3.  Saladine and his friends, being conquerd with such potentperswasions, and already dismounted from their horses, saw that alldeniall was meerly in vaine: and therefore thankfully condiscending(after some few ceremonious complements were over-past) theGentlemen conducted them to their Chambers, which were mostsumptuously prepared for them, and having laid aside their ridinggarments, being a little re reshed with Cakes and choice Wines; theydescended into the dining Hall, the pompe whereof I am not able toreport.
4.  And heard of many:
5.   The Tale reported by Dioneus, at the first hearing of the Ladies,began to rellish of some immodestie, as the bashfull blood mounting upinto their faces, delivered by apparant testimonie. And beholdingone another with scarse-pleasing lookes, during all the time it was indiscoursing, no sooner had he concluded: but with a few milde andgentle speeches, they gave him a modest reprehension, and meaning tolet him know that such tales ought not to be tolde among women.Afterward, the Queene commaunded Madam Fiammetta, (sitting on abanke of flowers before her) to take her turne as next in order; andshe, smiling with such a virgin blush, as very beautifully became her,began in this manner.
6.  They which before had surprized Pedro, desiring now to shift fortheir owne safetie, left him standing quaking in his shirt, and soranne away mainely to defend themselves. Which the new crewperceyving, and that their number farre exceeded the other: theyfollowed to robbe them of what they had gotten, accounting it as apresent purchase for them. Which when Pedro perceyved, and saw nonetarrying to prey uppon him; hee put on his cloathes againe, andmounting on his owne Horse, gallopped that way, which Angelinabefore had taken: yet could he not descry any tracke or path, or somuch as the footing of a Horse; but thought himselfe in sufficientsecurity, being rid of them that first seized on him, and also ofthe rest, which followed in the pursuite of them.


1.  Sir, it is no meane charge which you are to undergo, in makingamends (perhaps) for all the faults committed by my selfe and therest, who have gone before you in the same authority; and, may itprove as prosperous unto you, as I was willing to create you our King.Pamphilus having received the Honor with a chearfull mind, thusanswered. Madam, your sacred vertues, and those (beside) remainingin my other Subjects, will (no doubt) worke so effectually for me,that (as the rest have done) I shall deserve your generall goodopinion. And having given order to the Master of the Houshold (asall his predecessors had formerly done, for every necessaryoccasion; he turned to the Ladies, who expected his gracious favour,and said.
2.  Chynon, who slept not in a businesse so earnestly importing him, seton them (the day following) with his Ship, and standing aloft on thedecke, cryed out to them that had the charge of Iphigenia, saying.Strike your sayles, or else determine to be sunke in the Sea. Theenemies to Chynon, being nothing danted with his words, prepared tostand upon their owne defence; which made Chynon, after the formerspeeches delivered, and no answer returned, to command the graplingIrons to be cast forth, which tooke such fast hold on the Rhodiansshippe, that (whether they would or no) both the vessels joynedclose together. And he shewing himselfe fierce like a Lyon, nottarrying to be seconded by any, stepped aboord the Rhodians ship, asif he made no respect at all of them, and having his sword readydrawne in his hand (incited by the vertue of unfaigned love) laiedabout him on all sides very manfully. Which when the men of Rhodesperceived, casting downe their weapons, and all of them (as it were)with one voyce, yeelded themselves his prisoners: whereupon he said.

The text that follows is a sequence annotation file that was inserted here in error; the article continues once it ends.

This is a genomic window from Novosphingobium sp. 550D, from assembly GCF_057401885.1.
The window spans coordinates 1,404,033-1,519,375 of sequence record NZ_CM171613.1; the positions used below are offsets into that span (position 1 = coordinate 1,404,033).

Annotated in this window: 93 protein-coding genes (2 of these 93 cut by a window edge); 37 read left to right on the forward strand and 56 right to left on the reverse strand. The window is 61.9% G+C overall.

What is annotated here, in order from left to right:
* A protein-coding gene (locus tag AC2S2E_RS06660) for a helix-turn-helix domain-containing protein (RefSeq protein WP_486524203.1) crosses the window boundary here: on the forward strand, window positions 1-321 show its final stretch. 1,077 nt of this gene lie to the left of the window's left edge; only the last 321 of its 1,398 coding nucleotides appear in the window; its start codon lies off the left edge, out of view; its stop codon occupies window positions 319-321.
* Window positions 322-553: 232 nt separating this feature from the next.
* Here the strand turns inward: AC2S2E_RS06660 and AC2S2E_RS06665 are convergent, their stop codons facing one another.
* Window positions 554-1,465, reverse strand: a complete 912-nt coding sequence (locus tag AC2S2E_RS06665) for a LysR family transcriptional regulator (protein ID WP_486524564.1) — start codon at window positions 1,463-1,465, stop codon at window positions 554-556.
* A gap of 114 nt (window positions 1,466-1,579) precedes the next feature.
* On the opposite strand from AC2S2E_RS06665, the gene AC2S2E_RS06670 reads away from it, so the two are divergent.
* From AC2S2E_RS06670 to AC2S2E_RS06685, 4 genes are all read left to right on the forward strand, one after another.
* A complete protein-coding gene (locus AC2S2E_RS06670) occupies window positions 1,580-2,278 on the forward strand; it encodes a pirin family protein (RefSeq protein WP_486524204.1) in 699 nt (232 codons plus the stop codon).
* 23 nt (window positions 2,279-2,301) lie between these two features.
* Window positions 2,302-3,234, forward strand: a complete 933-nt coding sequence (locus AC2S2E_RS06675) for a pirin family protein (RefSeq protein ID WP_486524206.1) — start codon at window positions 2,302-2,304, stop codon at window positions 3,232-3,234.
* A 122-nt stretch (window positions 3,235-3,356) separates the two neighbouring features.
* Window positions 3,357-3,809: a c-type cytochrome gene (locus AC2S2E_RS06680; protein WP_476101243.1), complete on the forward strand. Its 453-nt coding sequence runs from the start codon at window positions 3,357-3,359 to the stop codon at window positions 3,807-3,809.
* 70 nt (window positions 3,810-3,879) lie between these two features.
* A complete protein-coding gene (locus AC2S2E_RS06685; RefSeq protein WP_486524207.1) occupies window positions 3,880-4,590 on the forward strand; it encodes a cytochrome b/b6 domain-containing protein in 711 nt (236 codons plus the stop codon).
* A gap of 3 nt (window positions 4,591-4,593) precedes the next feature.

3.  A most sacred thing therefore is (ordiall amity, worthy not onely ofsinguler reverence, but also to be honoured with eternallcommendation, as being the onely wise Mother of all magnificence andhonesty, the Sister of Charity and Gratitude, the enemy to hatredand avarice, and which is alwayes ready (without attending to berequested) to extend all vertuous actions to others, which she wouldhave done to her selfe. Her rare and divine effects, in these contrarytimes of ours, are not to be found between two such persons, whichis a mighty fault, and greatly checketh the miserable covetousnesse ofmen, who respecting nothing but onely their particular benefit; havebanished true Amity, to the utmost confines of the whole earth, andsent her into perpetuall exile.
4、  Friar Reynard, falling in love with a Gentlewoman, Wife to a manof good account; found the meanes to become her Gossip. Afterward,he being conferring closely with her in her Chamber, and her Husbandcoming sodainly thither: she made him beleeve, that he came thitherfor no other end; but to cure his God-sonne by a charme, of adangerous disease which he had by Wormes.
5、  When he had visited many Christian Provinces, and was ridingthorow Lombardle, to passe the mountaines; it fortuned, in hisjourneying from Millaine to Pavia, and the day being very farre spent,so that night hastened speedily on him: he met with a Gentleman, namedSignior Thorella d'Istria, but dwelling at Pavia, who with his men,Hawkes and Hounds, went to a house of his, seated in a singular place,and on the River of Ticinum. Signior Thorello seeing such men makingtowardes him, presently imagined, that they were someGentle-strangers, and such hee desired to respect with honor.